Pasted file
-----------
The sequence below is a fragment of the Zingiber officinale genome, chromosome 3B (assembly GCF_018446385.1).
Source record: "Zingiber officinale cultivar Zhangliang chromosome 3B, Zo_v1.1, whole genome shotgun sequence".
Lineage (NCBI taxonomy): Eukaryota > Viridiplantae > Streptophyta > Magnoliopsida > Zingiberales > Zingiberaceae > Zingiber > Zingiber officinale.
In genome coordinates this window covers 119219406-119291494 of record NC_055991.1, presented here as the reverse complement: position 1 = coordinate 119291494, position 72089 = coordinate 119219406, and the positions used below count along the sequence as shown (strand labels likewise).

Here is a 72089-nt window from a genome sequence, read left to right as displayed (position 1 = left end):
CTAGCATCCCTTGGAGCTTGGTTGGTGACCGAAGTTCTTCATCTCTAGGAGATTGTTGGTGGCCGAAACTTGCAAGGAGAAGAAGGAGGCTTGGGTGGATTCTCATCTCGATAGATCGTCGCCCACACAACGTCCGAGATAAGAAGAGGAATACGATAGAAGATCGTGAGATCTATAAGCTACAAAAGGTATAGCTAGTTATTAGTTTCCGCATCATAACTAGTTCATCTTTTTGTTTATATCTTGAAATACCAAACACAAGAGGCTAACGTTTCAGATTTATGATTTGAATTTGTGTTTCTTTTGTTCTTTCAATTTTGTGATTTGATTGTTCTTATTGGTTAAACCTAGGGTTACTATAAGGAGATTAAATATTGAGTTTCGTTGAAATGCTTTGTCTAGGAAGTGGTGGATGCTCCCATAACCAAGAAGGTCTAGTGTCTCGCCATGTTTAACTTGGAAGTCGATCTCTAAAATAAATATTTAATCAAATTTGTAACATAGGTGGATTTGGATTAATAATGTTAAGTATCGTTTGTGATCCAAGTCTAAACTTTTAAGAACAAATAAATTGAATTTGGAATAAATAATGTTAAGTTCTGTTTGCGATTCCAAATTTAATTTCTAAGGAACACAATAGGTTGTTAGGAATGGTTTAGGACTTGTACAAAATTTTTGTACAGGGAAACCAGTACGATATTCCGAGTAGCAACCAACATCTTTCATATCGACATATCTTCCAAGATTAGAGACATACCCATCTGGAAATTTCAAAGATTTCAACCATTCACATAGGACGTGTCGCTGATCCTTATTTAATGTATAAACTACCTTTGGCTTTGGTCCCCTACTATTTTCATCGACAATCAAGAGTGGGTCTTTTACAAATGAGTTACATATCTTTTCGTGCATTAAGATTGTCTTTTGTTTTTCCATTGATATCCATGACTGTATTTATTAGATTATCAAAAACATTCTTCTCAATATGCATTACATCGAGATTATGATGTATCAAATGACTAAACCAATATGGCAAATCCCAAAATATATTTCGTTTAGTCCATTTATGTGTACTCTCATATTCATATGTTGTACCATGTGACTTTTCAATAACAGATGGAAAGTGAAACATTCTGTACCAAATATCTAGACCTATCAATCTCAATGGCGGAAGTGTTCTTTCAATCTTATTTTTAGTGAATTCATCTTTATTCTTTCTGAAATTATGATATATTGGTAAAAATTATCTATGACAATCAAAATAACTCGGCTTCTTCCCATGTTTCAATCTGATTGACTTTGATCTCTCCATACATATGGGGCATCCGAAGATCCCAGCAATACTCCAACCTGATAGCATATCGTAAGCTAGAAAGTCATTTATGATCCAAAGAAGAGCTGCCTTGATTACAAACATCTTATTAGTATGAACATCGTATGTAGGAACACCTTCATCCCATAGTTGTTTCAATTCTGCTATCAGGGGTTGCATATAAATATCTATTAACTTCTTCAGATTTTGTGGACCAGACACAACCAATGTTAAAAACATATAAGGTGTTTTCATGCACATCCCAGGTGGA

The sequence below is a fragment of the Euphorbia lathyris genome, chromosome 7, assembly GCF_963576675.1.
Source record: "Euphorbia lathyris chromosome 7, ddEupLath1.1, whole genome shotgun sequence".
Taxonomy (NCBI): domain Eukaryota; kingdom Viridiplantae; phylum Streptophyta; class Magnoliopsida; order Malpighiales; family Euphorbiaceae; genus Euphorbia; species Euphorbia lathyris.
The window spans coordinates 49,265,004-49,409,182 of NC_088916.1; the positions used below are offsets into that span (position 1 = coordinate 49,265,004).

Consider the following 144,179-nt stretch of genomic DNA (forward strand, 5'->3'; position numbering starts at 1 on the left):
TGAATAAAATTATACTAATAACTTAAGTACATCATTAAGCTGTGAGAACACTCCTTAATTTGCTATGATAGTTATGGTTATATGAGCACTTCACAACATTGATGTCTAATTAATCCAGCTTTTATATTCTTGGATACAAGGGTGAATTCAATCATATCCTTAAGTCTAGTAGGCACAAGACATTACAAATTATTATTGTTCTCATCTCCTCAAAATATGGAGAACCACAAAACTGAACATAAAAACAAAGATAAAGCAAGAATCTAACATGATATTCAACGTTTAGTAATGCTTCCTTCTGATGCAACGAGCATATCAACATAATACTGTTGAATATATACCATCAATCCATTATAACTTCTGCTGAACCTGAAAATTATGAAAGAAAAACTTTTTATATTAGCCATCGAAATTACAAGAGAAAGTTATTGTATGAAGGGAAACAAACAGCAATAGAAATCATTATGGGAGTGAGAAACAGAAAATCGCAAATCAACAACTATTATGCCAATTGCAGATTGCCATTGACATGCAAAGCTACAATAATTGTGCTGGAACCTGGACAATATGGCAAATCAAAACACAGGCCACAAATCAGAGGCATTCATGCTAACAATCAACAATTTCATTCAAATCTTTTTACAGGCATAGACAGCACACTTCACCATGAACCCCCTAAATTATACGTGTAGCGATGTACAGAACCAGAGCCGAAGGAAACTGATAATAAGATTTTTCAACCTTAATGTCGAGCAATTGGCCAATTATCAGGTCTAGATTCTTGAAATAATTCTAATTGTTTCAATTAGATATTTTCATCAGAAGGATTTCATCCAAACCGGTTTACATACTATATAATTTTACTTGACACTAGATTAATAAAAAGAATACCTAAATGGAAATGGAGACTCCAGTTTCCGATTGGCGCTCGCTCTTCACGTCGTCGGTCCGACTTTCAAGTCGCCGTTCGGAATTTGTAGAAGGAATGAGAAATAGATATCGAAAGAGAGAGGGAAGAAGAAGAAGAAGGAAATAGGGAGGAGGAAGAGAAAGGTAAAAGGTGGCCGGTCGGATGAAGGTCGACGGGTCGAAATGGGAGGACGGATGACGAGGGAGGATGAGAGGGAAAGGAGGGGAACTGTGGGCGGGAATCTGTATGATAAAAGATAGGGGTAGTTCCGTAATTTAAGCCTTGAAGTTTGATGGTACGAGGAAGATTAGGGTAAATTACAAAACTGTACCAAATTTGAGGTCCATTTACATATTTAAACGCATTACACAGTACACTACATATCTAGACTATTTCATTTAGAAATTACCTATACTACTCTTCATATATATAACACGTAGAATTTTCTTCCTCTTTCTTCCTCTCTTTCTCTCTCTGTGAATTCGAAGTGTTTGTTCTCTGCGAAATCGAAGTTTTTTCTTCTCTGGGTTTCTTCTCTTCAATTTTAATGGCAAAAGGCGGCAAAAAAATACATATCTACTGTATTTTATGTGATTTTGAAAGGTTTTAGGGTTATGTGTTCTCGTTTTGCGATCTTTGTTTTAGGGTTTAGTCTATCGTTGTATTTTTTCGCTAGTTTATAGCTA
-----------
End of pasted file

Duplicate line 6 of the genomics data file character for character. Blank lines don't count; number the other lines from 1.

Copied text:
CTAGCATCCCTTGGAGCTTGGTTGGTGACCGAAGTTCTTCATCTCTAGGAGATTGTTGGTGGCCGAAACTTGCAAGGAGAAGAAGGAGGCTTGGGTGGATTCTCATCTCGATAGATCGTCGCCCACACAACGTCCGAGATAAGAAGAGGAATACGATAGAAGATCGTGAGATCTATAAGCTACAAAAGGTATAGCTAGTTATTAGTTTCCGCATCATAACTAGTTCATCTTTTTGTTTATATCTTGAAATACCAAACACAAGAGGCTAACGTTTCAGATTTATGATTTGAATTTGTGTTTCTTTTGTTCTTTCAATTTTGTGATTTGATTGTTCTTATTGGTTAAACCTAGGGTTACTATAAGGAGATTAAATATTGAGTTTCGTTGAAATGCTTTGTCTAGGAAGTGGTGGATGCTCCCATAACCAAGAAGGTCTAGTGTCTCGCCATGTTTAACTTGGAAGTCGATCTCTAAAATAAATATTTAATCAAATTTGTAACATAGGTGGATTTGGATTAATAATGTTAAGTATCGTTTGTGATCCAAGTCTAAACTTTTAAGAACAAATAAATTGAATTTGGAATAAATAATGTTAAGTTCTGTTTGCGATTCCAAATTTAATTTCTAAGGAACACAATAGGTTGTTAGGAATGGTTTAGGACTTGTACAAAATTTTTGTACAGGGAAACCAGTACGATATTCCGAGTAGCAACCAACATCTTTCATATCGACATATCTTCCAAGATTAGAGACATACCCATCTGGAAATTTCAAAGATTTCAACCATTCACATAGGACGTGTCGCTGATCCTTATTTAATGTATAAACTACCTTTGGCTTTGGTCCCCTACTATTTTCATCGACAATCAAGAGTGGGTCTTTTACAAATGAGTTACATATCTTTTCGTGCATTAAGATTGTCTTTTGTTTTTCCATTGATATCCATGACTGTATTTATTAGATTATCAAAAACATTCTTCTCAATATGCATTACATCGAGATTATGATGTATCAAATGACTAAACCAATATGGCAAATCCCAAAATATATTTCGTTTAGTCCATTTATGTGTACTCTCATATTCATATGTTGTACCATGTGACTTTTCAATAACAGATGGAAAGTGAAACATTCTGTACCAAATATCTAGACCTATCAATCTCAATGGCGGAAGTGTTCTTTCAATCTTATTTTTAGTGAATTCATCTTTATTCTTTCTGAAATTATGATATATTGGTAAAAATTATCTATGACAATCAAAATAACTCGGCTTCTTCCCATGTTTCAATCTGATTGACTTTGATCTCTCCATACATATGGGGCATCCGAAGATCCCAGCAATACTCCAACCTGATAGCATATCGTAAGCTAGAAAGTCATTTATGATCCAAAGAAGAGCTGCCTTGATTACAAACATCTTATTAGTATGAACATCGTATGTAGGAACACCTTCATCCCATAGTTGTTTCAATTCTGCTATCAGGGGTTGCATATAAATATCTATTAACTTCTTCAGATTTTGTGGACCAGACACAACCAATGTTAAAAACATATAAGGTGTTTTCATGCACATCCCAGGTGGA